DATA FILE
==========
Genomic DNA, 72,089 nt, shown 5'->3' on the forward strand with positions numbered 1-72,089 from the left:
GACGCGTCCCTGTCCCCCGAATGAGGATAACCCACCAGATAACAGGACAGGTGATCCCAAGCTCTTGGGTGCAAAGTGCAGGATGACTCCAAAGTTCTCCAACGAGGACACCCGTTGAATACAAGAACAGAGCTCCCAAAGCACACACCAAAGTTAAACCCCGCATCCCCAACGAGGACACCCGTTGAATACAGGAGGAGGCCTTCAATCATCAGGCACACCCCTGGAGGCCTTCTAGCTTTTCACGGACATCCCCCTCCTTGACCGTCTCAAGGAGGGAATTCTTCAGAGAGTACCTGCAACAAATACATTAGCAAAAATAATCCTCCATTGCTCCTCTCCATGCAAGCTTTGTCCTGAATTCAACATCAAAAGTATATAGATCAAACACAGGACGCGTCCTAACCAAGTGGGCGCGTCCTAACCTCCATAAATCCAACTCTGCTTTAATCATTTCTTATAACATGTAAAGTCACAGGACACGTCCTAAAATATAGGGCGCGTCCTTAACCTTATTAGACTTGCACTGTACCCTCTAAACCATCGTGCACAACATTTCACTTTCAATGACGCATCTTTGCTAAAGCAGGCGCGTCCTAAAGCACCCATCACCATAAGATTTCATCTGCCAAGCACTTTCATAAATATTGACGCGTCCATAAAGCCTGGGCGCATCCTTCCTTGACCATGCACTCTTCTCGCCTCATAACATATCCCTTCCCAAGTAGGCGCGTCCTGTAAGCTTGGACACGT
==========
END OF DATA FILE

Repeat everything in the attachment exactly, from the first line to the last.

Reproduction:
Genomic DNA, 72,089 nt, shown 5'->3' on the forward strand with positions numbered 1-72,089 from the left:
GACGCGTCCCTGTCCCCCGAATGAGGATAACCCACCAGATAACAGGACAGGTGATCCCAAGCTCTTGGGTGCAAAGTGCAGGATGACTCCAAAGTTCTCCAACGAGGACACCCGTTGAATACAAGAACAGAGCTCCCAAAGCACACACCAAAGTTAAACCCCGCATCCCCAACGAGGACACCCGTTGAATACAGGAGGAGGCCTTCAATCATCAGGCACACCCCTGGAGGCCTTCTAGCTTTTCACGGACATCCCCCTCCTTGACCGTCTCAAGGAGGGAATTCTTCAGAGAGTACCTGCAACAAATACATTAGCAAAAATAATCCTCCATTGCTCCTCTCCATGCAAGCTTTGTCCTGAATTCAACATCAAAAGTATATAGATCAAACACAGGACGCGTCCTAACCAAGTGGGCGCGTCCTAACCTCCATAAATCCAACTCTGCTTTAATCATTTCTTATAACATGTAAAGTCACAGGACACGTCCTAAAATATAGGGCGCGTCCTTAACCTTATTAGACTTGCACTGTACCCTCTAAACCATCGTGCACAACATTTCACTTTCAATGACGCATCTTTGCTAAAGCAGGCGCGTCCTAAAGCACCCATCACCATAAGATTTCATCTGCCAAGCACTTTCATAAATATTGACGCGTCCATAAAGCCTGGGCGCATCCTTCCTTGACCATGCACTCTTCTCGCCTCATAACATATCCCTTCCCAAGTAGGCGCGTCCTGTAAGCTTGGACACGT